March 1, 2019 • By Dennis Beaver
“I inherited a commercial rental property recently that was built in the 1940’s. I understand that the Americans with Disability Act requires accessibility, but all the doorways to these shops are too narrow to allow someone in a wheelchair to enter.
“Is it true that because it was built years before the ADA became law, I am ‘grand-fathered’ in, and do not have to meet current accessibility requirements? A contractor told me that to meet ADA requirements, I would have to tear down and rebuild as there is no other way. So, am I safe in doing nothing?”
Commonly Held Myths About the ADA
Is there such a thing as being ‘grand-fathered’ in to the ADA, allowing a property owner a free-pass for accessibility compliance? We put our reader’s question to Sacramento, California ADA attorney Chris Vaughan.
“This is a question I get asked often,” Vaughan said. “There is no provision which allows avoiding compliance since buildings are not ‘grandfathered,’ he stated, adding, “There may be some differences in how the law is applied to a building that existed before the ADA became law, but there is no way to avoid improving access.”
It is one of several myths about the ADA’s accessibility requirements,” he says, and points out the importance of the ADA to our country as a whole.
“Since its becoming law in January of 1990, the ADA established comprehensive protection for people with a variety of disabilities and has sought to remove barriers to full participation in all that society has to offer. It has been a highly successful tool in the reduction of discrimination against the disabled. From the day it went into effect, any business or property open to the public was required to meet ADA accessibility requirements.”
Vaughan outlined some of the commonly held myths about the ADA which also has versions in every state.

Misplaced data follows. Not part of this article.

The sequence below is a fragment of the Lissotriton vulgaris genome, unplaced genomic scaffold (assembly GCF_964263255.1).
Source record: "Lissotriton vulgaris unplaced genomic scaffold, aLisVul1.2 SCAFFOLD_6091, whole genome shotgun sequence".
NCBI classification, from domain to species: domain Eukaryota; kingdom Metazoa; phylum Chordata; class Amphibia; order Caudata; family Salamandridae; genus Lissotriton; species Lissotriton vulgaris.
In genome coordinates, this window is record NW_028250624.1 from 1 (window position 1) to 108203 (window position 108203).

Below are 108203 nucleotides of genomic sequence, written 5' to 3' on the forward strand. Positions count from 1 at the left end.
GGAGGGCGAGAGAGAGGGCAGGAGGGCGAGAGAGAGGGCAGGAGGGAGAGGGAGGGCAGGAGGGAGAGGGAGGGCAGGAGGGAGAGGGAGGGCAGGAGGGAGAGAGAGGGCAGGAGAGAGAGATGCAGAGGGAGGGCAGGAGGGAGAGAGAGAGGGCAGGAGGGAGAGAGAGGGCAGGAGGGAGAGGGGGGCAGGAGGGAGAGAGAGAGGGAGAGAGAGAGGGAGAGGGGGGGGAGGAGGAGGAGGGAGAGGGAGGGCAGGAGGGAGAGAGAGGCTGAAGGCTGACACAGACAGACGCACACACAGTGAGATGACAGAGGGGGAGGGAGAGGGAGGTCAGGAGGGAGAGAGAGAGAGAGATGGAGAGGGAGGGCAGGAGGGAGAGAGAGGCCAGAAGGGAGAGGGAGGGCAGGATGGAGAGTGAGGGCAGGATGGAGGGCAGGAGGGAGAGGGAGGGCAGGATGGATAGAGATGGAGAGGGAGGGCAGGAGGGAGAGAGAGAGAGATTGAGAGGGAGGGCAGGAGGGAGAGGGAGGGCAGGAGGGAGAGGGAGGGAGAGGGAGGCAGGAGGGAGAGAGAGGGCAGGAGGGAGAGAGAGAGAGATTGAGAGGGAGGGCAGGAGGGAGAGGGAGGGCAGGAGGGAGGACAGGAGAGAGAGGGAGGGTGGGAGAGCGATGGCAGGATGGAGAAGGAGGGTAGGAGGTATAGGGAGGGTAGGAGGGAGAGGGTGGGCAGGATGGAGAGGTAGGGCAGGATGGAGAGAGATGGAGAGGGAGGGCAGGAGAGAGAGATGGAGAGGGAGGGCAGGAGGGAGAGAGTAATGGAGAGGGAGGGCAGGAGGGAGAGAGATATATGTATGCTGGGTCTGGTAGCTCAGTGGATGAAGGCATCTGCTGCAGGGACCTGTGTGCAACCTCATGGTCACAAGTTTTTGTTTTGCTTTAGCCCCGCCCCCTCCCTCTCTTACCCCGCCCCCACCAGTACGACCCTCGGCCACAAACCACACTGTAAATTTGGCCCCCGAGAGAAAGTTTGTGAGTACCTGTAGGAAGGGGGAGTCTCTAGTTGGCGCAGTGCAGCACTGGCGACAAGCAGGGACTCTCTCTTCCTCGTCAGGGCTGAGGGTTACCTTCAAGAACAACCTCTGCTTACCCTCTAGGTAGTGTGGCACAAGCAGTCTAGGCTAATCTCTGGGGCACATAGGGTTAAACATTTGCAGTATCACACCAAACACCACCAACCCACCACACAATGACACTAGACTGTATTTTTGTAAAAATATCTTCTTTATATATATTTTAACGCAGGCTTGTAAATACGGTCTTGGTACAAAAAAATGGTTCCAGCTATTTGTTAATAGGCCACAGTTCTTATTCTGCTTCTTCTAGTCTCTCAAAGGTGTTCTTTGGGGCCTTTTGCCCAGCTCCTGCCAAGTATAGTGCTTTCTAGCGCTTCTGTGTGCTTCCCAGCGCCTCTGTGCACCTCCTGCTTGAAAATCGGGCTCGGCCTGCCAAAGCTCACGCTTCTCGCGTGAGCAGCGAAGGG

(1) Since the property has been in existence thirty or more years, I am excused from making alterations necessary to make it meet current disabled access requirements.
“Generally speaking, a building existing when the ADA went into effect does not have to strictly comply with its requirements if to do so would require an unusual expense or be unusually difficult. The rules must be complied with if readily achievable to do so.”
He was quick to add, “But if you cannot strictly comply, you still must improve the property as much as you can to provide disabled access, and this might include alternative compliance or facilitation when strict compliance cannot be achieved.
“An example would be a vendor who cannot provide access to the interior of its facility might comply with the law by having curbside service in some circumstances. The whole idea is to make your property accessible through other means.”
(2) My lease says the tenant is responsible for ADA so I do not have any liability.
“Under Federal ADA law, both tenant and landlord are equally responsible for compliance. However, liability between them can be assigned or allocated in the lease. They can agree who is responsible for what.
“For example, the lease could specify that while the tenants occupy the premises, they are required to make any changes necessary to bring the property into ADA compliance.”
I asked, “But what if both landlord and tenant are sued for a violation of the ADA? If the lease makes it the tenant’s obligation to comply with the ADA, will this allow the landlord to get out of the lawsuit?
“No,” he replied, “lease provisions–who is responsible for what–can’t be used as a defense against the person who filed suit for a violation of the ADA. Both tenant and landlord are still legally responsible, even though they have an agreement between themselves.”
(2) If I fix it, I don’t have to pay the person who sued me anything.
(3) “Under both Federal and State law (which will vary depending on the state) damages are still collectable regardless of fixing the access issue, and can easily run into the thousands of dollars.
“In fact, yearly, many small business owners are forced to close their doors permanently, losing their livelihood, frequently where the access violation was minor and easily remedied.”
(4) It’s not a big deal if I wait until I’m sued to do something.
“The only way to avoid being sued is to fix the property. If you wait until you are sued, you will have to pay to fix it and pay your attorney, the plaintiff’s attorney, and the plaintiff,” he observes.
So, how can you learn what’s wrong with your property?
“Obtain an evaluation from a Certified Access Specialist and do it before you are sued,” Vaughan concludes.
Dennis Beaver practices law in Bakersfield and enjoys hearing from his readers. Contact Dennis Beaver.